[-Wcondition-order]

A simple example

The following lexer consists of two conditions: a and b. It starts in condition a, which expects a sequence of letters 'a' followed by a comma. Comma causes transition to condition b, which expects a sequence of letters 'b' followed by an exclamation. Anything else is an error. Nothing special, except that instead of generating condition names with /*!types:re2c*/ directive or -t, --type-header option we hardcoded them manually:

[wcondition_order.re]

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#include <stdio.h>

#ifdef REVERSED_CONDITION_ORDER
#    define yyca 1
#    define yycb 0
#else
#    define yyca 0
#    define yycb 1
#endif

int main()
{
    const char * YYCURSOR = "aaaa,bbb!";
    int c = yyca;
    for (;;) {
    /*!re2c
        re2c:define:YYCTYPE = char;
        re2c:yyfill:enable = 0;
        re2c:define:YYSETCONDITION = "c = @@;";
        re2c:define:YYSETCONDITION:naked = 1;
        re2c:define:YYGETCONDITION = c;
        re2c:define:YYGETCONDITION:naked = 1;

        <*> * { printf ("error\n"); break; }

        <a> "a"      { printf ("a"); continue; }
        <a> "," => b { printf (","); continue; }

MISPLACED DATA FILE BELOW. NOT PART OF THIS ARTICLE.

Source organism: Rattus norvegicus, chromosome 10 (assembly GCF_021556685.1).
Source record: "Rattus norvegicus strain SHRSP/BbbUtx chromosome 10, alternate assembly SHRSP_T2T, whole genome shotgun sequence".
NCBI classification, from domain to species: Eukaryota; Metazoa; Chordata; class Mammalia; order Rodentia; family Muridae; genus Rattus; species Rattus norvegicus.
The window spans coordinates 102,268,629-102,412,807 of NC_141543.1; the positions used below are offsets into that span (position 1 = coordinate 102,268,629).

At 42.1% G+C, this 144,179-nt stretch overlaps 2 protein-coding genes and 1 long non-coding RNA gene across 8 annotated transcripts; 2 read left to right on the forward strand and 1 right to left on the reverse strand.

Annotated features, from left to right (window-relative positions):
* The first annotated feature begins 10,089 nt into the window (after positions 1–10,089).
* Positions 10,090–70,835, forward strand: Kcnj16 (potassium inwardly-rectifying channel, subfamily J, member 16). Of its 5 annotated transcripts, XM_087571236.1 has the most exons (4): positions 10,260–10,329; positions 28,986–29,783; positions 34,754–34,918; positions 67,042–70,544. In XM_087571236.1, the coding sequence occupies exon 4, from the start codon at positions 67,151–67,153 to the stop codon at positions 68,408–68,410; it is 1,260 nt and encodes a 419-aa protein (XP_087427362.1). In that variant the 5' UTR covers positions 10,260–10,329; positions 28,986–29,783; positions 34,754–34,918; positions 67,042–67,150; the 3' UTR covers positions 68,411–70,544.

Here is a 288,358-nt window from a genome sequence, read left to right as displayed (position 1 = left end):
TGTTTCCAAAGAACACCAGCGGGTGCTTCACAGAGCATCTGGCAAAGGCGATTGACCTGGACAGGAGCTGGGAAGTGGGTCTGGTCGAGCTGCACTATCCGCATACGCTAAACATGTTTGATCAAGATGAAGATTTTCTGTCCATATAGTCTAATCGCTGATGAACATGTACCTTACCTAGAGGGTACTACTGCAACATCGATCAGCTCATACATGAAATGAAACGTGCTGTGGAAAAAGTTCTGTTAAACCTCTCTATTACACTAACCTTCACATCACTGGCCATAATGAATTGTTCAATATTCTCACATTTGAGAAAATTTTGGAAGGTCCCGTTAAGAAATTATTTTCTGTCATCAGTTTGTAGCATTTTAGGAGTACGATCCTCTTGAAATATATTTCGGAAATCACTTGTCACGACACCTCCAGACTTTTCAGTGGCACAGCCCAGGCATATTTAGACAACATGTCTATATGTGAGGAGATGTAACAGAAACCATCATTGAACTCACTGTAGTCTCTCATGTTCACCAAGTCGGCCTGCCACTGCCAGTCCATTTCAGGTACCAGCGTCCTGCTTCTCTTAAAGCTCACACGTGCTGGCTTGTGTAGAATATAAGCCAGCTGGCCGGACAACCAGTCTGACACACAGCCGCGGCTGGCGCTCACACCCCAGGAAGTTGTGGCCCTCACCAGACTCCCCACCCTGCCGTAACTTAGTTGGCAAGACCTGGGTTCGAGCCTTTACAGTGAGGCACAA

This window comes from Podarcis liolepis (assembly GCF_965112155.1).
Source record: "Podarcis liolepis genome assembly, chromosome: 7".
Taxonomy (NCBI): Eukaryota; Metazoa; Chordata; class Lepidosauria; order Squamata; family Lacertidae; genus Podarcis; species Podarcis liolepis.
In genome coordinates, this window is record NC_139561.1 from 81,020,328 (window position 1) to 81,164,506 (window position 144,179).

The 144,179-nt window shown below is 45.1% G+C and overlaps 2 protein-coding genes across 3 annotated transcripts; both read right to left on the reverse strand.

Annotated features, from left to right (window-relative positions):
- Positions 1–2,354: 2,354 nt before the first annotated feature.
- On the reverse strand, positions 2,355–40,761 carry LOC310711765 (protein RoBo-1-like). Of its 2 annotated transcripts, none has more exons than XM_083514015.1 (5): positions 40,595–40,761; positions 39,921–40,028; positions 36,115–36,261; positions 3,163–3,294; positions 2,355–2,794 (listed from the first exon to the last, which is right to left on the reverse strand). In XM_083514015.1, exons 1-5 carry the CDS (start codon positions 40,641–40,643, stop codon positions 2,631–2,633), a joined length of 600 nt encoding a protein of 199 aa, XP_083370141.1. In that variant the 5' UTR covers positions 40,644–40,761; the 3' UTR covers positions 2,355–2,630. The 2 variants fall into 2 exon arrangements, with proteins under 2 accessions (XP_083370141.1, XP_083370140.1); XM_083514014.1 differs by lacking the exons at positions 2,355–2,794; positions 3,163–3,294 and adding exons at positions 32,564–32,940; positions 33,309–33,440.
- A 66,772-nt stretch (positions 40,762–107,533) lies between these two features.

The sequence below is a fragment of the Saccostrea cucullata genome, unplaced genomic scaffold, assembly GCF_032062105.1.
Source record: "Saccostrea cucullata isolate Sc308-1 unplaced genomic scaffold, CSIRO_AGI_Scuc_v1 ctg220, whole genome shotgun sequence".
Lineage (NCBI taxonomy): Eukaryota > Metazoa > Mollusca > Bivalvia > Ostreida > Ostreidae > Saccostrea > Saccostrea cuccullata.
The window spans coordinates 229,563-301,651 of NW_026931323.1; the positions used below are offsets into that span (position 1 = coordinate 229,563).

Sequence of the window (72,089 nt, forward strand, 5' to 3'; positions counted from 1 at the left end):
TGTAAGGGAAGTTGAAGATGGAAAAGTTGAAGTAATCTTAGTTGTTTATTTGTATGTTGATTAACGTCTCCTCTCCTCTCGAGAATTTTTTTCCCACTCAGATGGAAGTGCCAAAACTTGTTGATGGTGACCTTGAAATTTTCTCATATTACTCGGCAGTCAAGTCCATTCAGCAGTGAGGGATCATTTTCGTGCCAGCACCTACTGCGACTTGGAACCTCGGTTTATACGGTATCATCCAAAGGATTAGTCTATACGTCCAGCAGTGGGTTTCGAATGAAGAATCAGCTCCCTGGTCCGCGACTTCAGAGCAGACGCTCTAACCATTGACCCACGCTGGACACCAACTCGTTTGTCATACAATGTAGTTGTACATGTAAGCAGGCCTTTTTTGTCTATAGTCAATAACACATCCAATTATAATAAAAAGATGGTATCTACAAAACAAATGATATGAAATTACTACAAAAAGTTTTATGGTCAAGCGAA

<b> "!" { printf ("!\n"); break; }
        <b> "b" { printf ("b"); continue; }
    */
    }
    return 0;
}

Condition order is controlled by REVERSED_CONDITION_ORDER define. Let’s compile and run it:

$ re2c -c -o example.c -Wcondition-order wcondition_order.re
$
$ g++ -o example example.c
$ ./example
aaaa,bbb!
$
$ g++ -o example -DREVERSED_CONDITION_ORDER example.c
$ ./example
aaaa,bbb!

Everything works fine: we get aaaa,bbb! in both cases. However, if we use -s re2c option, lexer becomes sensitive to condition order:

$ re2c -cs -o example.c -Wcondition-order wcondition_order.re
re2c: warning: line 31: looks like you use hardcoded numbers instead of autogenerated condition names: better add
'/*!types:re2c*/' directive or '-t, --type-header' option and don't rely on fixed condition order. [-Wcondition-order]
$
$ g++ -o example example.c
$ ./example
aaaa,bbb!
$
$ g++ -o example -DREVERSED_CONDITION_ORDER example.c
$ ./example
error

And we also get a warning from re2c. The same behaviour (re2c warning and error with -DREVERSED_CONDITION_ORDER) remains if we use -g option (or any option that implies -s or -g). Why is that? A look at the generated code explains everything. Normally the inital dispatch on conditions is a switch statement:

switch (c) {
case yyca: goto yyc_a;
case yycb: goto yyc_b;
}

Dispatch uses explicit condition names and works no matter what numbers are assigned to them. However, with -s option re2c generates an if statement instead of a switch:

if (c < 1) {
        goto yyc_a;
} else {
        goto yyc_b;
}

And with -g option it uses jump table (computed goto):

static void *yyctable[2] = {
        &&yyc_a,
        &&yyc_b,
};
goto *yyctable[c];

Clearly, the last two cases are sensitive to condition order. The fix is easy: as the warning suggests, use /*!types:re2c*/ directive or -t, --type-header option.